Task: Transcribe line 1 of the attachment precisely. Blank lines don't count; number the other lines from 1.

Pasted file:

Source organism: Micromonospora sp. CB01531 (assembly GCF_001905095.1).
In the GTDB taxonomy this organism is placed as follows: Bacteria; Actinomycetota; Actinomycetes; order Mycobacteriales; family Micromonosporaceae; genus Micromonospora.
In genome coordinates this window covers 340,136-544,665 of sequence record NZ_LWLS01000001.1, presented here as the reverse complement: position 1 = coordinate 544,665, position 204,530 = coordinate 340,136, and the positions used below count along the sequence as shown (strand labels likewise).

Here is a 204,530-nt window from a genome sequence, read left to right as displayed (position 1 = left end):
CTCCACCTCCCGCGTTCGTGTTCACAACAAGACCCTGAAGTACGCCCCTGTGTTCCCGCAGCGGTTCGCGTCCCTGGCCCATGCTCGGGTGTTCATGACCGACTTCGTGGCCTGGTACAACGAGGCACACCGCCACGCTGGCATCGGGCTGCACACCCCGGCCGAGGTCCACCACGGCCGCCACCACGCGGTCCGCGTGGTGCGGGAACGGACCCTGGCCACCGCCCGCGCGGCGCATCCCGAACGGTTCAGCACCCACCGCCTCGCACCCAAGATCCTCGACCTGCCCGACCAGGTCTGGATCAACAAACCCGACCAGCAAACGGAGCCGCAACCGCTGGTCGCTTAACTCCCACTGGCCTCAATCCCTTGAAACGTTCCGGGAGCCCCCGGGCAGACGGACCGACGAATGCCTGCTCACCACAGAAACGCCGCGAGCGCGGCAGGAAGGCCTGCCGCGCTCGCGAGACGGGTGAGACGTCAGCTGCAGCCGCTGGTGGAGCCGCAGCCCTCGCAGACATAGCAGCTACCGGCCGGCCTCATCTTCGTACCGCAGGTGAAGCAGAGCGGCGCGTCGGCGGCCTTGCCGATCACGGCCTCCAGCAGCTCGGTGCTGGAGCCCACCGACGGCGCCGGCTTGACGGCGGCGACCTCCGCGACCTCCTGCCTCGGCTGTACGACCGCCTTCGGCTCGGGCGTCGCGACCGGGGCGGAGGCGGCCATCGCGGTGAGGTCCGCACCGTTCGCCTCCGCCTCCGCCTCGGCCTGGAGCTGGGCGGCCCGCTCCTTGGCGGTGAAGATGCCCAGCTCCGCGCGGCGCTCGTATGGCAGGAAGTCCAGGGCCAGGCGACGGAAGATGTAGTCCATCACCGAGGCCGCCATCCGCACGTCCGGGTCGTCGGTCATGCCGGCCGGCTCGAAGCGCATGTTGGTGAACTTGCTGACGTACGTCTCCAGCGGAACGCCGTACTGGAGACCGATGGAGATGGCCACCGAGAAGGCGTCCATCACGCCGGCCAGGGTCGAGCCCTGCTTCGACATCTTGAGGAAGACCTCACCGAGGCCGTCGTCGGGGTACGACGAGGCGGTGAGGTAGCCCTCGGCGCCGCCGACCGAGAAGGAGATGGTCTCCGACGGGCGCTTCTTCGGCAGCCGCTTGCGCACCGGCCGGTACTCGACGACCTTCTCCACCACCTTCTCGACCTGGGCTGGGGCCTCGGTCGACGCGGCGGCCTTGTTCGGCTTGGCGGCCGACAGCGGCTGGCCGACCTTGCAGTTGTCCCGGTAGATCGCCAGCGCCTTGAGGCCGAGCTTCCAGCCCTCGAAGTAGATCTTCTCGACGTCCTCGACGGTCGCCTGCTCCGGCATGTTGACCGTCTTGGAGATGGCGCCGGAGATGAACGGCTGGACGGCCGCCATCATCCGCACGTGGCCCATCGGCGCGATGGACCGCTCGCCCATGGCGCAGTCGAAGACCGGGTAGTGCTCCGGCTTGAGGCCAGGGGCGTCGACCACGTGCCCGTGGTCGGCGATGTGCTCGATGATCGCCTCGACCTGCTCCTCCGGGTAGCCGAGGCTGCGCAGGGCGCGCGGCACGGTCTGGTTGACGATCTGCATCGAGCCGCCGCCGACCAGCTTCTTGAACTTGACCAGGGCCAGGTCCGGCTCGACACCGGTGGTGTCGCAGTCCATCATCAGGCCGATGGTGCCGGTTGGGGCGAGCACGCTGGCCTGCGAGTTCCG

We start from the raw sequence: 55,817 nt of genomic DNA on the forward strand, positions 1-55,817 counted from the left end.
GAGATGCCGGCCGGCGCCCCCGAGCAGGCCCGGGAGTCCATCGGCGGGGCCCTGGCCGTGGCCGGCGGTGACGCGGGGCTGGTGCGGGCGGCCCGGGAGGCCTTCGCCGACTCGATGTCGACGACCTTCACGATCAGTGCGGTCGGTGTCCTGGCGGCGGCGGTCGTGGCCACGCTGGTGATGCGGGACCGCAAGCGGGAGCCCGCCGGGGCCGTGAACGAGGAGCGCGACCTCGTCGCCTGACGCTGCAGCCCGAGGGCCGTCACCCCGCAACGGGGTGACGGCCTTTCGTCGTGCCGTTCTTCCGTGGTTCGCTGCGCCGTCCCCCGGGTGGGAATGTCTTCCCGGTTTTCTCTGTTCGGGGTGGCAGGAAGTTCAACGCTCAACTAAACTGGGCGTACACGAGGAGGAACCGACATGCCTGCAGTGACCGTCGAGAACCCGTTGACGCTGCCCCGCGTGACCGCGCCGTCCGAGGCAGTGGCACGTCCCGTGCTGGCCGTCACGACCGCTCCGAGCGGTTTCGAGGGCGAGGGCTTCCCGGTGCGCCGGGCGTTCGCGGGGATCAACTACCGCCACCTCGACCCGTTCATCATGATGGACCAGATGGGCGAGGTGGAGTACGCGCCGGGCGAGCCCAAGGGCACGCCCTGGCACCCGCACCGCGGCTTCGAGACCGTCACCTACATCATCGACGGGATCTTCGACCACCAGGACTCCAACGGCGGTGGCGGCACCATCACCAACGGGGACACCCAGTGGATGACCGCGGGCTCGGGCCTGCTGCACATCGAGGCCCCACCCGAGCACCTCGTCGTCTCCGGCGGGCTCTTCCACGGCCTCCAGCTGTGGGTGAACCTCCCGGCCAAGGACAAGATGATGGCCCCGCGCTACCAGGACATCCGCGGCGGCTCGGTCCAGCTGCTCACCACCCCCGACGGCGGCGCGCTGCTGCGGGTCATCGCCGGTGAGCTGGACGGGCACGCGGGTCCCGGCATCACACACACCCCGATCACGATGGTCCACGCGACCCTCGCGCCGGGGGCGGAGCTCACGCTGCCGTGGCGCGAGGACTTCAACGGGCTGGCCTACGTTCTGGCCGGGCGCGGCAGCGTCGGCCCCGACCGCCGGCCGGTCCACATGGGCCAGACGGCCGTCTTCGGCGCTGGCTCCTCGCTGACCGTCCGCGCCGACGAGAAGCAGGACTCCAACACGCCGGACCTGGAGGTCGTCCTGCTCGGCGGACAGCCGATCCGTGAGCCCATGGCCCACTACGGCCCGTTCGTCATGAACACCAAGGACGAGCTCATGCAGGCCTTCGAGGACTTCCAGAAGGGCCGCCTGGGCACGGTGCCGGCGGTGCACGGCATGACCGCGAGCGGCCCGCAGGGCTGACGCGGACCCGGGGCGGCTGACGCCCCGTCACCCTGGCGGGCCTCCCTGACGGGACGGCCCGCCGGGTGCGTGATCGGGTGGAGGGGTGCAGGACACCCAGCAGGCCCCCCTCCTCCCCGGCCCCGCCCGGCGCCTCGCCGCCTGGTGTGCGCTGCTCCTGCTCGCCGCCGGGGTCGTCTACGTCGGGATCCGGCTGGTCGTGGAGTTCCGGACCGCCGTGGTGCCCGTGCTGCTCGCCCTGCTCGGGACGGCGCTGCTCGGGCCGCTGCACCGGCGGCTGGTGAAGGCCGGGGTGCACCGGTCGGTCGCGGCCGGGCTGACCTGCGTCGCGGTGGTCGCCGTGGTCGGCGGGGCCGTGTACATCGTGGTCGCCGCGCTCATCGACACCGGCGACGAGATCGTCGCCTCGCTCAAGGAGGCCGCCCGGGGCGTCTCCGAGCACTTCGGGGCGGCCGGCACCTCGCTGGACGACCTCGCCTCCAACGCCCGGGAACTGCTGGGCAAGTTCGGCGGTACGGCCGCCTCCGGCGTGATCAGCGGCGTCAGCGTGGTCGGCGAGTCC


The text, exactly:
Source organism: Micromonospora sp. CB01531 (assembly GCF_001905095.1).